Glutamate is the principal excitatory neurotransmitter in vertebrate central nervous systems. It triggers rapid signal transmission by opening glutamate receptor ion channels, which are the foundations of information transfer and storage in the brain. Malfunction of these receptors is implicated in various neurological disorders, thereby rendering them central drug targets.
Our research focusses on a predominant type of glutamate receptor, the AMPA receptor* (AMPAR), which mediates ultra-rapid signal transfer, and is selectively recruited into synapses during learning. AMPARs are uniquely versatile; they associate with an array of auxiliary subunits in a mosaic fashion across the brain, generating a receptor system capable of tuning information transfer at various time scales.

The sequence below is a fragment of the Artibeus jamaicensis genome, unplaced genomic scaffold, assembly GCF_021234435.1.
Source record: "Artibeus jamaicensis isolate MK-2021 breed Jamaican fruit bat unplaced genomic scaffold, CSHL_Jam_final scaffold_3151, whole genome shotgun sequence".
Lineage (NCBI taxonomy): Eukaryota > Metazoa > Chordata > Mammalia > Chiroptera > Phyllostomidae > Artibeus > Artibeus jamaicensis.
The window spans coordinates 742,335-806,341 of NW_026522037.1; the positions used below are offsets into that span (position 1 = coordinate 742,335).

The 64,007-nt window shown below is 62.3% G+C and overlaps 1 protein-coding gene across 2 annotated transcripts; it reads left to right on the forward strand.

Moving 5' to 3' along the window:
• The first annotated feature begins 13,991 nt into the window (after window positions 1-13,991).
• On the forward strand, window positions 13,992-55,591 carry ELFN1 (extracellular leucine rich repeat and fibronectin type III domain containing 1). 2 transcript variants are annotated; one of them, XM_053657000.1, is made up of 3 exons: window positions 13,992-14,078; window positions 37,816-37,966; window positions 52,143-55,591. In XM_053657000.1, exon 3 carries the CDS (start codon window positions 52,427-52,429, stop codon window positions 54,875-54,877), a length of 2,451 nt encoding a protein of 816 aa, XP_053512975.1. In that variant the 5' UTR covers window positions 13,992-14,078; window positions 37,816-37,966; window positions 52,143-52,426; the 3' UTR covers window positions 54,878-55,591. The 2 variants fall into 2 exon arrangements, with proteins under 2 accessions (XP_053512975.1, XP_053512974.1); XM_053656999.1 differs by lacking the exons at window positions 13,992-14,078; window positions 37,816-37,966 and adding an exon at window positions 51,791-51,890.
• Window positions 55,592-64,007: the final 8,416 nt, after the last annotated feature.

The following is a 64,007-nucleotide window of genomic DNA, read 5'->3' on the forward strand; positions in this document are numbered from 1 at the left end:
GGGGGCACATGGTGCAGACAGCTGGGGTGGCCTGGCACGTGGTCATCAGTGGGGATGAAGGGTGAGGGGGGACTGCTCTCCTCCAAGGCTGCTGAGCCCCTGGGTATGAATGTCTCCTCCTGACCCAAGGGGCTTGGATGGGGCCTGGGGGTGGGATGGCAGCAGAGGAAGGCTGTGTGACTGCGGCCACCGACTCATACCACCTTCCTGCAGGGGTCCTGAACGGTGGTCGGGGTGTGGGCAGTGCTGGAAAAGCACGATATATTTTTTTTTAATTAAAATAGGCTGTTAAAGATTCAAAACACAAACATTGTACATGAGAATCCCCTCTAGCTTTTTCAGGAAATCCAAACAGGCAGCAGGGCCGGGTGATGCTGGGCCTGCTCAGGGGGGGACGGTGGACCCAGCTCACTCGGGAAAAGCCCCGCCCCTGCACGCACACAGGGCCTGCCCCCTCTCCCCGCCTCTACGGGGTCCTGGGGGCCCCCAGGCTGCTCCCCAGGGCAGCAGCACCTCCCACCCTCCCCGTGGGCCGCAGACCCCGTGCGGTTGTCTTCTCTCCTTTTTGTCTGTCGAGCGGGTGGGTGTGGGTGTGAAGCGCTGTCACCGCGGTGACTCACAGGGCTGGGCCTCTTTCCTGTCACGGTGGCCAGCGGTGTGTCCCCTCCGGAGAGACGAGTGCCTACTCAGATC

We take a multidisciplinary approach to study this receptor family at several levels of complexity. These include AMPAR structural biology (cryo-EM and molecular dynamics simulations), cell biology (super-resolution light microscopy and 2-photon imaging), and biophysics (patch-clamp electrophysiology).
Our core aims are to understand 1) the mechanisms underlying AMPAR signal transmission at the atomic level, and 2) how AMPAR regulation during synaptic plasticity contributes to learning. We also seek to develop improved AMPAR therapeutics.